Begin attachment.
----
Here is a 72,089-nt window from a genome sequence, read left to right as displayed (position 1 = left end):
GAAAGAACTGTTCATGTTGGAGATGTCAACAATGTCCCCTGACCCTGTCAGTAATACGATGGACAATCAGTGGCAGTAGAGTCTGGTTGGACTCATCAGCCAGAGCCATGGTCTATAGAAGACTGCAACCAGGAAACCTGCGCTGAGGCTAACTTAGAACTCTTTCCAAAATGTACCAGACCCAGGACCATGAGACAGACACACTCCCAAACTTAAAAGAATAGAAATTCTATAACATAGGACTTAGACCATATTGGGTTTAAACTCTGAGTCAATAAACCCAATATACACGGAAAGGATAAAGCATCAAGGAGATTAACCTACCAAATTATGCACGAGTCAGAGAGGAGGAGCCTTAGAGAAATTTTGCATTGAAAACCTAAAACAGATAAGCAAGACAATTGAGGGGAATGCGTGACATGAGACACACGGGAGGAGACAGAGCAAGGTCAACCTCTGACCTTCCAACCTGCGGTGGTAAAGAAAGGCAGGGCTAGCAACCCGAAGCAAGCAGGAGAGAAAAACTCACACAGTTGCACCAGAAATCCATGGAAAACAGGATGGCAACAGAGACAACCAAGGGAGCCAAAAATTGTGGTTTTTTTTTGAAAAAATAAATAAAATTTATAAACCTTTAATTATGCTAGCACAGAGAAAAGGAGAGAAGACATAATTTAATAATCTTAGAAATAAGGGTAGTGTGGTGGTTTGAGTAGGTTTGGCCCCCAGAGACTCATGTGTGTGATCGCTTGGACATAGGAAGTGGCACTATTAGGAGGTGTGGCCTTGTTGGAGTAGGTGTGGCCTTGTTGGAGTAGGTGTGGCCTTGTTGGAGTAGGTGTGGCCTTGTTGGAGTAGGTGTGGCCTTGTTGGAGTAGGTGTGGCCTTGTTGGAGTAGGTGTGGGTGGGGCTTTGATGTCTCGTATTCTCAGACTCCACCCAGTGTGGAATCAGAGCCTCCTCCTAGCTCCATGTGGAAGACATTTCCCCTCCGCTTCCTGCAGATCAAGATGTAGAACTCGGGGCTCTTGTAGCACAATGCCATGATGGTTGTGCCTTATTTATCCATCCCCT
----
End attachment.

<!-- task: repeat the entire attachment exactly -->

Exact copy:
Here is a 72,089-nt window from a genome sequence, read left to right as displayed (position 1 = left end):
GAAAGAACTGTTCATGTTGGAGATGTCAACAATGTCCCCTGACCCTGTCAGTAATACGATGGACAATCAGTGGCAGTAGAGTCTGGTTGGACTCATCAGCCAGAGCCATGGTCTATAGAAGACTGCAACCAGGAAACCTGCGCTGAGGCTAACTTAGAACTCTTTCCAAAATGTACCAGACCCAGGACCATGAGACAGACACACTCCCAAACTTAAAAGAATAGAAATTCTATAACATAGGACTTAGACCATATTGGGTTTAAACTCTGAGTCAATAAACCCAATATACACGGAAAGGATAAAGCATCAAGGAGATTAACCTACCAAATTATGCACGAGTCAGAGAGGAGGAGCCTTAGAGAAATTTTGCATTGAAAACCTAAAACAGATAAGCAAGACAATTGAGGGGAATGCGTGACATGAGACACACGGGAGGAGACAGAGCAAGGTCAACCTCTGACCTTCCAACCTGCGGTGGTAAAGAAAGGCAGGGCTAGCAACCCGAAGCAAGCAGGAGAGAAAAACTCACACAGTTGCACCAGAAATCCATGGAAAACAGGATGGCAACAGAGACAACCAAGGGAGCCAAAAATTGTGGTTTTTTTTTGAAAAAATAAATAAAATTTATAAACCTTTAATTATGCTAGCACAGAGAAAAGGAGAGAAGACATAATTTAATAATCTTAGAAATAAGGGTAGTGTGGTGGTTTGAGTAGGTTTGGCCCCCAGAGACTCATGTGTGTGATCGCTTGGACATAGGAAGTGGCACTATTAGGAGGTGTGGCCTTGTTGGAGTAGGTGTGGCCTTGTTGGAGTAGGTGTGGCCTTGTTGGAGTAGGTGTGGCCTTGTTGGAGTAGGTGTGGCCTTGTTGGAGTAGGTGTGGCCTTGTTGGAGTAGGTGTGGGTGGGGCTTTGATGTCTCGTATTCTCAGACTCCACCCAGTGTGGAATCAGAGCCTCCTCCTAGCTCCATGTGGAAGACATTTCCCCTCCGCTTCCTGCAGATCAAGATGTAGAACTCGGGGCTCTTGTAGCACAATGCCATGATGGTTGTGCCTTATTTATCCATCCCCT